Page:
Myanmar’s government rejects charges of slaughtering 76 villagers

A representative for Burma’s military government has denied allegations made by the Arakan Army, claiming that army forces and their local allies did not kill 76 individuals during their entrance into a village within the western state of Rakhine last week. These accusations were reported by state-controlled media on Wednesday.

Rakhine has become a central point in Burma’s national civil war, where guerrilla fighters advocating for democracy and ethnic minority armed forces are battling against the country’s military leaders. These leaders seized power in 2021 following the ousting of Aung San Suu Kyi’s elected government by the military.

Fighting in Rakhine has also heightened concerns regarding a resurgence of systematic violence against members of the Rohingya community. Such violence had previously caused around 740,000 Rohingya to flee to neighboring Bangladesh in 2017 seeking refuge.

The claims of a massacre in the village of Byine Phyu in northern Rakhine were raised by the Arakan Army, an armed ethnic group that has engaged in offensive maneuvers against military outposts in Rakhine since last November. This group has seized control of nine out of 17 townships in Rakhine as well as one in the neighboring Chin state.

Byine Phyu village is situated on the outskirts of Sittwe, the capital of Rakhine, holding a strategic location that offers easy access to the Bay of Bengal.

The Arakan Army stands as the well-trained and equipped military wing of the political movement representing the Buddhist Rakhine minority, who seek autonomy from Burma’s central government.

However, this army has also faced accusations of committing significant human rights violations, particularly in correlation with its capture of the town of Buthidaung on May 18. They are alleged to have forcibly displaced the town’s estimated 200,000 residents, chiefly from the Rohingya ethnic minority, and subsequently set fire to most structures there.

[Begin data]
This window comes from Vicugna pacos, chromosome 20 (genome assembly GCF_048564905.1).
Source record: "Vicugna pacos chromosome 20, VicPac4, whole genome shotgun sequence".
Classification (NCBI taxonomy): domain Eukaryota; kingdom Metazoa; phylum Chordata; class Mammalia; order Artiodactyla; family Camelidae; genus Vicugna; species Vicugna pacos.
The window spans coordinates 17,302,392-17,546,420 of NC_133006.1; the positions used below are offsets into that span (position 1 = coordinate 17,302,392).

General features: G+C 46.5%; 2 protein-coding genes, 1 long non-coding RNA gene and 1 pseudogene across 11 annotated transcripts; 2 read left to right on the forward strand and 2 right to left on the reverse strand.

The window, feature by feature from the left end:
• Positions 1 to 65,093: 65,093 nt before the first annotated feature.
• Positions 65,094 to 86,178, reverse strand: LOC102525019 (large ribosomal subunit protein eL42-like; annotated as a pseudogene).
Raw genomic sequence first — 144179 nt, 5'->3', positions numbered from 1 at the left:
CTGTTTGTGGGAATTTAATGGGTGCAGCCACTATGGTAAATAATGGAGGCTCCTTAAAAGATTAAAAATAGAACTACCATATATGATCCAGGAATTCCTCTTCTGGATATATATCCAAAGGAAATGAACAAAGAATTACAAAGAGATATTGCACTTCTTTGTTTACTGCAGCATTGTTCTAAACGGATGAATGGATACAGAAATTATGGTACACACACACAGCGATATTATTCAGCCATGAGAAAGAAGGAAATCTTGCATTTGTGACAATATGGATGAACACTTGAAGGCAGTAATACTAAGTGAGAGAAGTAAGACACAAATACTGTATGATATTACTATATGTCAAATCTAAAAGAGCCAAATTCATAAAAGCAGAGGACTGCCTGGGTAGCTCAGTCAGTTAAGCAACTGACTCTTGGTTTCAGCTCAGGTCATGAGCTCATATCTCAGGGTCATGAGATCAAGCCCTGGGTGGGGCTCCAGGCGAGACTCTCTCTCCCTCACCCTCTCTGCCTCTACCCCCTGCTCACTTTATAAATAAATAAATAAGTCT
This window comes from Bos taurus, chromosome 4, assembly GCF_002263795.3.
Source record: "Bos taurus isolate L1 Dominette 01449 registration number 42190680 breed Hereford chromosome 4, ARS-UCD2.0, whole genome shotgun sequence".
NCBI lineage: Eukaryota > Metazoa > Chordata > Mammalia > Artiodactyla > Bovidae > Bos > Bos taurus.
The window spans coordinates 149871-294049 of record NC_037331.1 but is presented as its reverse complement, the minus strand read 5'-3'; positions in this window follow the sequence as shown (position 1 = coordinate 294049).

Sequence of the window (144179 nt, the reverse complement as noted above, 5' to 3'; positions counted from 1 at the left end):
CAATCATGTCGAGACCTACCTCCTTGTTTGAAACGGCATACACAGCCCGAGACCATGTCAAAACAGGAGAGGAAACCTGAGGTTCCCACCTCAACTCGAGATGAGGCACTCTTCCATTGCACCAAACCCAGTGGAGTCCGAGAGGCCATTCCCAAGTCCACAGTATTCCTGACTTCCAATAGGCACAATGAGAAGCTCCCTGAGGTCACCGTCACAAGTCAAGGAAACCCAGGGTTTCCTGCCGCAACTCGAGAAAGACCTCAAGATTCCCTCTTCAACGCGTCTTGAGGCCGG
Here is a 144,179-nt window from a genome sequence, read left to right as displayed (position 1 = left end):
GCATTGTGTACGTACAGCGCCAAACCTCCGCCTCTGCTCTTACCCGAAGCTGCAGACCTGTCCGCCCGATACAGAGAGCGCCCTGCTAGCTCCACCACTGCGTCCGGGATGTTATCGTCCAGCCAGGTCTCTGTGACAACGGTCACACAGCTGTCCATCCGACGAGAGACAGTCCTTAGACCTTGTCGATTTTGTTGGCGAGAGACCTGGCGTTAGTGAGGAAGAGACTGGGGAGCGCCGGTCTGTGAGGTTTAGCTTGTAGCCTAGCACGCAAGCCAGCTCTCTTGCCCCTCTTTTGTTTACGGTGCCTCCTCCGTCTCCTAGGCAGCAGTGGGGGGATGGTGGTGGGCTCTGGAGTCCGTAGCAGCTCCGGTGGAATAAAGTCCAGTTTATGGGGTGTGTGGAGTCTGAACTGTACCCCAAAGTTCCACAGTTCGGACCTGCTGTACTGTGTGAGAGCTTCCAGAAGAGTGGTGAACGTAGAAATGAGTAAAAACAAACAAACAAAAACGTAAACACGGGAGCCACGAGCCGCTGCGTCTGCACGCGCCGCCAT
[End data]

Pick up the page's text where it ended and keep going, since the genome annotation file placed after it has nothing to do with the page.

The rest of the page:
The army refutes these accusations, attributing the town’s burning to the military. Nevertheless, residents contacted by phone following the incident maintain that the Arakan Army was responsible.

Due to stringent travel restrictions in the region, independent verification of these competing claims has proven unfeasible, making it virtually impossible to confirm the specifics of such incidents firsthand. Details of the incident in Byine Phyu village have also been disputed similarly.

On Wednesday, the state-run Myanma Alinn newspaper cited Maj. Gen. Zaw Min Tun, spokesperson for the ruling military council, who stated that army troops had entered the village on May 29 in search of Arakan Army members, subsequently detaining around 20 individuals for interrogation.

He explained that security forces were compelled to shoot three male suspects who were not village residents after they attempted to seize a gun from an army officer, emphasizing that there had been no mass killing.

A statement released by the Arakan Army on Tuesday claimed that around 170 soldiers from the military regional command headquarters situated in Sittwe, joined by armed members of a pro-army Rakhine group and locally recruited Muslims, had apprehended all inhabitants of Byine Phyu village and killed 76 people.

It further alleged that the army raiders had treated their captives with brutality and had committed rape against three women.

Out of 20 local residents contacted by the AP, only one was ready to speak about the incident. Several refused to comment due to concerns about the well-being of family or friends who had been taken into custody.

One woman disclosed that her younger brother had been detained, but she remained uncertain about the number of fatalities or even her brother’s current situation. She requested anonymity to protect her personal safety.

On May 24, the UN human rights office expressed concern regarding “appalling and distressing reports” on the repercussions of renewed violence within Rakhine, highlighting fresh attacks against Rohingya civilians by the military and an opposing ethnic armed group.

The fighting in Rakhine has sparked particular apprehension as it suggests that the Rohingya minority could face further violent persecution.

The Rohingya were subjected to a brutal counterinsurgency campaign in 2017, involving rape and murder, which resulted in approximately 740,000 fleeing to Bangladesh as their villages were incinerated by government forces. Despite having lived in Burma for generations, they are widely perceived by the nation’s Buddhist majority, particularly members of the Rakhine minority, as illegal migrants. The Rohingya encounter widespread discrimination and are generally denied citizenship and basic rights.

Following the Arakan Army’s seizure of Buthidaung on May 18, Rohingya activists accused the army of setting houses ablaze and coercing residents to flee. The Arakan Army refuted these allegations as baseless and attributed the destruction to troops of the military government and local Muslims who they claimed fought alongside them.